The rise and decline of Ediacaran biota

In 1946, Reg Sprigg discovered animal fossils in the rock of Ediacara Hills in Australia. The age of these fossils couldn't be determined Initially, but later it was found that they were from an era older than the Cambrian period. The animals that formed these fossils came to be known as the Ediacaran biota (it is also know as Vendian biota). The era they inhabited was defined as the Ediacaran period (635-538 million years ago) in 2004. This discovery shattered the long-standing belief in the scientific community that multicellular animal fossils couldn't appear before the Cambrian period.

The rise and flourish of Ediacaran fauna

The Ediacaran biota was often considered to be one of the first group of complex multicellular life on Earth. They appeared in the end of a global glaciation known as Snowball Earth, and flourished until the dawn of the Cambrian. Most of the animals in the Ediacaran biota are difficult to fit into modern animal classifications. Some scientists propose that they were failed evolutionary branch that were eliminated by nature's selection.

Most animals of Ediacaran biota were soft-bodied and lacked skeletons. Therefore, it's so hard for them to leave fossils, and the fossils that are found represent only a small portion of the creatures in that era. They had no mouths, anuses and had flat bodies, some liked leaves, and others liked flat disks. It was possible that before this time, there were not many consumers in the ecosystem, the microorganisms were not only abundant in the seawater, but also formed a thick microbial mats covering the seabed. Therefore, these animals did not develop muscles and nerves for quick movement. They simply crawled or stood upright in shallow seabed like plants to absorb inexhaustible food. Most of them completely gave up their ability to move and evolved into larger and flatter forms. Their wrinkled bodies increased surface area to make them more efficient in oxygen absorption and food particles filtration from the seawater. This peaceful submarine scene where creatures didn't compete with each other, is referred to as the "Ediacaran Garden."

The Decline of Ediacaran Gardens

The Garden of Ediacara was a peaceful and stable ecosystem that lasted for about ninety million years. However, it came to an abrupt end with the onset of the Cambrian explosion of life. The fossil record shows a dramatic turnover of species, as the Ediacaran biota disappeared and were replaced by new forms of animals that had skeletons, appendages, eyes, mouths, and guts.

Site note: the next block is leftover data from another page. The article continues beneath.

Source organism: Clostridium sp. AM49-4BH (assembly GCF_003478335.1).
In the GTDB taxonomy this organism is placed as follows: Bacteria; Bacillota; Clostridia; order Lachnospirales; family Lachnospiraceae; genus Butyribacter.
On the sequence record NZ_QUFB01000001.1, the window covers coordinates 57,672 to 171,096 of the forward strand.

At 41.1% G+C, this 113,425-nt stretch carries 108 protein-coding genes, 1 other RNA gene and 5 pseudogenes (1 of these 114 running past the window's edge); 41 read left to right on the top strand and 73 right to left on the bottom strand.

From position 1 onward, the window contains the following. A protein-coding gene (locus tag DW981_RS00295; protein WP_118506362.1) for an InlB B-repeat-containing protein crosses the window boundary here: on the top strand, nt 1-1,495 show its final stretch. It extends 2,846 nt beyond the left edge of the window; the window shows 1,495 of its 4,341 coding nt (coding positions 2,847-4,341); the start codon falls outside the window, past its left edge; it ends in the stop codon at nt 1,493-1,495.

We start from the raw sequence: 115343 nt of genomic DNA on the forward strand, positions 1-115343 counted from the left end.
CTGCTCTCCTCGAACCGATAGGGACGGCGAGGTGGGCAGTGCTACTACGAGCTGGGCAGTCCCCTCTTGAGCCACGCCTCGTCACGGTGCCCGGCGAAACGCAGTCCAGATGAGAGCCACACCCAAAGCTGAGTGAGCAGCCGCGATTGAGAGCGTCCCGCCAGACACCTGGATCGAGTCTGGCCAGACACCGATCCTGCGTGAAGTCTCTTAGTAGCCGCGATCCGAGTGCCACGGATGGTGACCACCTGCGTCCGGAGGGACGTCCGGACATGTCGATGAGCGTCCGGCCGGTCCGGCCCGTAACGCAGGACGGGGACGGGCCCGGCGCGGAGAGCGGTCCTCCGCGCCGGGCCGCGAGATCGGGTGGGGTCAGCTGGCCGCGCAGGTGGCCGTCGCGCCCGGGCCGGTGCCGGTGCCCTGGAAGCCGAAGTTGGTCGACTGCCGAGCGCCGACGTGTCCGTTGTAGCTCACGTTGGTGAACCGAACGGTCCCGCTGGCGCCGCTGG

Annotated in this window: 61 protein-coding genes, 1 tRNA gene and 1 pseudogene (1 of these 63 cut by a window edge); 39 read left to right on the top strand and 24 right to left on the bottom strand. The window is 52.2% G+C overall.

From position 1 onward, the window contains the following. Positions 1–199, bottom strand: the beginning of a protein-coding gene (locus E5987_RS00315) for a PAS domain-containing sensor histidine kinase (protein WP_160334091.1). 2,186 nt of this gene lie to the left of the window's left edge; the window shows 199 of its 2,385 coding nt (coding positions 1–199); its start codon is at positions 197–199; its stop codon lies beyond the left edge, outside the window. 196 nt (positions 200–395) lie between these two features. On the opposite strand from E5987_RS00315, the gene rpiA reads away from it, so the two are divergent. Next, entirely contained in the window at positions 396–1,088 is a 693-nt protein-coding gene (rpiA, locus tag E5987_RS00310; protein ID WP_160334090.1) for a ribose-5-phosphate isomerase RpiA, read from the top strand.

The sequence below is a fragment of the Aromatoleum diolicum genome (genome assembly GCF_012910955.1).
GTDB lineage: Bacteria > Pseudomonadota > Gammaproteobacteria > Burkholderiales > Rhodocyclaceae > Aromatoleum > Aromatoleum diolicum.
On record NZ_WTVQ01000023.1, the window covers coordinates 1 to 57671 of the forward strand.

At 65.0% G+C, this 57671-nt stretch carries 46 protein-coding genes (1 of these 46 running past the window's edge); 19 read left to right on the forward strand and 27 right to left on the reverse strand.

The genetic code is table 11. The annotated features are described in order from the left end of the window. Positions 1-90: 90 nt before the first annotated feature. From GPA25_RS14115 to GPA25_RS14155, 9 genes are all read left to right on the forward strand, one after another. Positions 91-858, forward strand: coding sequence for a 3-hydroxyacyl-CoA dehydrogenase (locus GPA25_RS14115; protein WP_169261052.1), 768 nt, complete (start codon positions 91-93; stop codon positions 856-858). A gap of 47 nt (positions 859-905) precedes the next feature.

Changes in oxygen levels are considered one of the main factors behind the rise and fall of the Ediacaran biota. Before the Ediacaran period was the Snowball Earth era, extreme cold and the proliferation of anaerobic bacteria suppressed photosynthesis, leading to decreased oxygen levels on Earth. The greenhouse effect recovered due to the release of carbon dioxide from volcanic eruptions, and algae in the oceans proliferated to release oxygen. Nevertheless, oxygen levels during the Ediacaran period were only about 40% of modern levels. This limited the evolution of organisms with higher metabolic rates. When oxygen levels rose to around 60% of modern levels during the Cambrian period, it was favorable for the appearance of more active animals.

The emergence of new types of animals may have altered the ecological balance and created new selective pressures for adaptation or extinction. For example, the evolution of grazers may have destroyed the microbial mats that supported the Ediacaran biota. The evolution of predators may have driven the development of skeletons, defense structures, or escape behaviors among prey species. These animals were able to move, burrow, graze, and hunt, and they transformed the seafloor from a peaceful microbial mat into a complex and dynamic environment. Animals that lacked armor and mobility were undoubtedly the first to be eliminated in the competition.

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